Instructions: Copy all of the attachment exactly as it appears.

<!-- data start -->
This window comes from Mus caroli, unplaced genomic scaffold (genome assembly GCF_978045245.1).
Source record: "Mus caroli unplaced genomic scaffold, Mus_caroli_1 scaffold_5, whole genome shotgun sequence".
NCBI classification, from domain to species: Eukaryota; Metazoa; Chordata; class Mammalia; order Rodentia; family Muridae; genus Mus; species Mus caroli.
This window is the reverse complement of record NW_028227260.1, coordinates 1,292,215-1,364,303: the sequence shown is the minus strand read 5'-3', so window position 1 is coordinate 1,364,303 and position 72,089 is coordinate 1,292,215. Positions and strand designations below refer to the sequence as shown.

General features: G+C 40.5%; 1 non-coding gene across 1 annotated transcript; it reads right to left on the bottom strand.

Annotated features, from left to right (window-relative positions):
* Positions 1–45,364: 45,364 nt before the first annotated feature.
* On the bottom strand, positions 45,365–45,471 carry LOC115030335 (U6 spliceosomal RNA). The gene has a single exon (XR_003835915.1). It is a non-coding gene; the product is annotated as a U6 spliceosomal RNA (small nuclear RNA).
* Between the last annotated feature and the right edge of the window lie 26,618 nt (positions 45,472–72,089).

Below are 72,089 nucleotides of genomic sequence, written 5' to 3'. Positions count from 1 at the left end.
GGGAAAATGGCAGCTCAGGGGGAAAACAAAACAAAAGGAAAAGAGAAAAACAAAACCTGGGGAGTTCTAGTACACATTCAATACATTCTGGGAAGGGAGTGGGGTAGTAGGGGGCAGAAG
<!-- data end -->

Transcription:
This window comes from Mus caroli, unplaced genomic scaffold (genome assembly GCF_978045245.1).
Source record: "Mus caroli unplaced genomic scaffold, Mus_caroli_1 scaffold_5, whole genome shotgun sequence".
NCBI classification, from domain to species: Eukaryota; Metazoa; Chordata; class Mammalia; order Rodentia; family Muridae; genus Mus; species Mus caroli.
This window is the reverse complement of record NW_028227260.1, coordinates 1,292,215-1,364,303: the sequence shown is the minus strand read 5'-3', so window position 1 is coordinate 1,364,303 and position 72,089 is coordinate 1,292,215. Positions and strand designations below refer to the sequence as shown.

General features: G+C 40.5%; 1 non-coding gene across 1 annotated transcript; it reads right to left on the bottom strand.

Annotated features, from left to right (window-relative positions):
* Positions 1–45,364: 45,364 nt before the first annotated feature.
* On the bottom strand, positions 45,365–45,471 carry LOC115030335 (U6 spliceosomal RNA). The gene has a single exon (XR_003835915.1). It is a non-coding gene; the product is annotated as a U6 spliceosomal RNA (small nuclear RNA).
* Between the last annotated feature and the right edge of the window lie 26,618 nt (positions 45,472–72,089).

Below are 72,089 nucleotides of genomic sequence, written 5' to 3'. Positions count from 1 at the left end.
GGGAAAATGGCAGCTCAGGGGGAAAACAAAACAAAAGGAAAAGAGAAAAACAAAACCTGGGGAGTTCTAGTACACATTCAATACATTCTGGGAAGGGAGTGGGGTAGTAGGGGGCAGAAG